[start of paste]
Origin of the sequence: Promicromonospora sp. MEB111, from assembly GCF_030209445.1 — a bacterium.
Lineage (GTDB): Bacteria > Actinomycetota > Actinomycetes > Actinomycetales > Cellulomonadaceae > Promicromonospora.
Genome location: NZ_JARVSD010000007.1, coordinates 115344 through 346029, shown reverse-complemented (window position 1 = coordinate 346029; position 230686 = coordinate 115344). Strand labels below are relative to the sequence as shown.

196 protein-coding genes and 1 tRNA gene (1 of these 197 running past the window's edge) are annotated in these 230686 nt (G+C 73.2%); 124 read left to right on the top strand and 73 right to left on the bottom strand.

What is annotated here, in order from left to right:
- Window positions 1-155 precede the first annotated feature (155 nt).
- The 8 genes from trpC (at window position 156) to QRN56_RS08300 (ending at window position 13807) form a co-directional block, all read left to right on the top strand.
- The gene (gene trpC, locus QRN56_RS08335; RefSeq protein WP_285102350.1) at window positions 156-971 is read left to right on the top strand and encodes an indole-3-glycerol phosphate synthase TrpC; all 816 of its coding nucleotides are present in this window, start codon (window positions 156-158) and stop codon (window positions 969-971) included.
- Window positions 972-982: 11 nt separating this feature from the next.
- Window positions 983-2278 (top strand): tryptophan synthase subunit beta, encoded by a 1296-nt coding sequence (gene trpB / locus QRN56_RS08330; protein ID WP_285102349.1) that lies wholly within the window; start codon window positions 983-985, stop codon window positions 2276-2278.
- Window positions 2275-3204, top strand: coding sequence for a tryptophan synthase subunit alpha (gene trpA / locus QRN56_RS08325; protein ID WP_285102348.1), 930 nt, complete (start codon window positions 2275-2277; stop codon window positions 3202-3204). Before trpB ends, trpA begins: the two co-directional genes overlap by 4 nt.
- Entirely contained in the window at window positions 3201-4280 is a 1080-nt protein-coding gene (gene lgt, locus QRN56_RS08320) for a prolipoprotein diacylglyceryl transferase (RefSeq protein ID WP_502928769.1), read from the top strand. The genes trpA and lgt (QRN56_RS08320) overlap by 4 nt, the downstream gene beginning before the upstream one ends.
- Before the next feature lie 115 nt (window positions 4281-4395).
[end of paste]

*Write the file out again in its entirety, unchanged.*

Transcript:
Origin of the sequence: Promicromonospora sp. MEB111, from assembly GCF_030209445.1 — a bacterium.
Lineage (GTDB): Bacteria > Actinomycetota > Actinomycetes > Actinomycetales > Cellulomonadaceae > Promicromonospora.
Genome location: NZ_JARVSD010000007.1, coordinates 115344 through 346029, shown reverse-complemented (window position 1 = coordinate 346029; position 230686 = coordinate 115344). Strand labels below are relative to the sequence as shown.

196 protein-coding genes and 1 tRNA gene (1 of these 197 running past the window's edge) are annotated in these 230686 nt (G+C 73.2%); 124 read left to right on the top strand and 73 right to left on the bottom strand.

What is annotated here, in order from left to right:
- Window positions 1-155 precede the first annotated feature (155 nt).
- The 8 genes from trpC (at window position 156) to QRN56_RS08300 (ending at window position 13807) form a co-directional block, all read left to right on the top strand.
- The gene (gene trpC, locus QRN56_RS08335; RefSeq protein WP_285102350.1) at window positions 156-971 is read left to right on the top strand and encodes an indole-3-glycerol phosphate synthase TrpC; all 816 of its coding nucleotides are present in this window, start codon (window positions 156-158) and stop codon (window positions 969-971) included.
- Window positions 972-982: 11 nt separating this feature from the next.
- Window positions 983-2278 (top strand): tryptophan synthase subunit beta, encoded by a 1296-nt coding sequence (gene trpB / locus QRN56_RS08330; protein ID WP_285102349.1) that lies wholly within the window; start codon window positions 983-985, stop codon window positions 2276-2278.
- Window positions 2275-3204, top strand: coding sequence for a tryptophan synthase subunit alpha (gene trpA / locus QRN56_RS08325; protein ID WP_285102348.1), 930 nt, complete (start codon window positions 2275-2277; stop codon window positions 3202-3204). Before trpB ends, trpA begins: the two co-directional genes overlap by 4 nt.
- Entirely contained in the window at window positions 3201-4280 is a 1080-nt protein-coding gene (gene lgt, locus QRN56_RS08320) for a prolipoprotein diacylglyceryl transferase (RefSeq protein ID WP_502928769.1), read from the top strand. The genes trpA and lgt (QRN56_RS08320) overlap by 4 nt, the downstream gene beginning before the upstream one ends.
- Before the next feature lie 115 nt (window positions 4281-4395).